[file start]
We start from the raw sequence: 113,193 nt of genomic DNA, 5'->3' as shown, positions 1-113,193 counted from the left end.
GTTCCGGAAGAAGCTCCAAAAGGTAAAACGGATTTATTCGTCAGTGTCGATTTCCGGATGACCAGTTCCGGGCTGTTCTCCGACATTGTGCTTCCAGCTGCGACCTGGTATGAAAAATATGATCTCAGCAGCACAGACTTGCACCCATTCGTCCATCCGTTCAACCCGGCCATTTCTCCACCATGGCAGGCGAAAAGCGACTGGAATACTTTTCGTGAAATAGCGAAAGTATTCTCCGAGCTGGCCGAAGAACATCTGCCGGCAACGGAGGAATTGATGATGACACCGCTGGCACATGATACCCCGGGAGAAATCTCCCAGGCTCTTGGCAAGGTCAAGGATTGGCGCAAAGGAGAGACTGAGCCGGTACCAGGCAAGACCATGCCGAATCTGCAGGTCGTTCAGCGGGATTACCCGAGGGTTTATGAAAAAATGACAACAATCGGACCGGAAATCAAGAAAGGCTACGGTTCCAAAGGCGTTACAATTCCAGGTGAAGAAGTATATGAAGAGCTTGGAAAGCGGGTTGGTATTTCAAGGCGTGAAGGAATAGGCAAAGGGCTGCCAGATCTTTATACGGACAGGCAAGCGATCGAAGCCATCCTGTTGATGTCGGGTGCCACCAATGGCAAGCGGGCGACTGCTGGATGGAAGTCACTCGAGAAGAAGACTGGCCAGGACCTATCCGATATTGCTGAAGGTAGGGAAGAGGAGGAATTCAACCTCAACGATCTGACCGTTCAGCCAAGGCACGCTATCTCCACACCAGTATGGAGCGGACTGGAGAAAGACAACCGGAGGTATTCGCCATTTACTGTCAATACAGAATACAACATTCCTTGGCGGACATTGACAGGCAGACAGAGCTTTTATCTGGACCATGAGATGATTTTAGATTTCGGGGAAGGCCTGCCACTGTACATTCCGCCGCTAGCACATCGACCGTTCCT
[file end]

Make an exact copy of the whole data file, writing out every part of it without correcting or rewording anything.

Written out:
We start from the raw sequence: 113,193 nt of genomic DNA, 5'->3' as shown, positions 1-113,193 counted from the left end.
GTTCCGGAAGAAGCTCCAAAAGGTAAAACGGATTTATTCGTCAGTGTCGATTTCCGGATGACCAGTTCCGGGCTGTTCTCCGACATTGTGCTTCCAGCTGCGACCTGGTATGAAAAATATGATCTCAGCAGCACAGACTTGCACCCATTCGTCCATCCGTTCAACCCGGCCATTTCTCCACCATGGCAGGCGAAAAGCGACTGGAATACTTTTCGTGAAATAGCGAAAGTATTCTCCGAGCTGGCCGAAGAACATCTGCCGGCAACGGAGGAATTGATGATGACACCGCTGGCACATGATACCCCGGGAGAAATCTCCCAGGCTCTTGGCAAGGTCAAGGATTGGCGCAAAGGAGAGACTGAGCCGGTACCAGGCAAGACCATGCCGAATCTGCAGGTCGTTCAGCGGGATTACCCGAGGGTTTATGAAAAAATGACAACAATCGGACCGGAAATCAAGAAAGGCTACGGTTCCAAAGGCGTTACAATTCCAGGTGAAGAAGTATATGAAGAGCTTGGAAAGCGGGTTGGTATTTCAAGGCGTGAAGGAATAGGCAAAGGGCTGCCAGATCTTTATACGGACAGGCAAGCGATCGAAGCCATCCTGTTGATGTCGGGTGCCACCAATGGCAAGCGGGCGACTGCTGGATGGAAGTCACTCGAGAAGAAGACTGGCCAGGACCTATCCGATATTGCTGAAGGTAGGGAAGAGGAGGAATTCAACCTCAACGATCTGACCGTTCAGCCAAGGCACGCTATCTCCACACCAGTATGGAGCGGACTGGAGAAAGACAACCGGAGGTATTCGCCATTTACTGTCAATACAGAATACAACATTCCTTGGCGGACATTGACAGGCAGACAGAGCTTTTATCTGGACCATGAGATGATTTTAGATTTCGGGGAAGGCCTGCCACTGTACATTCCGCCGCTAGCACATCGACCGTTCCT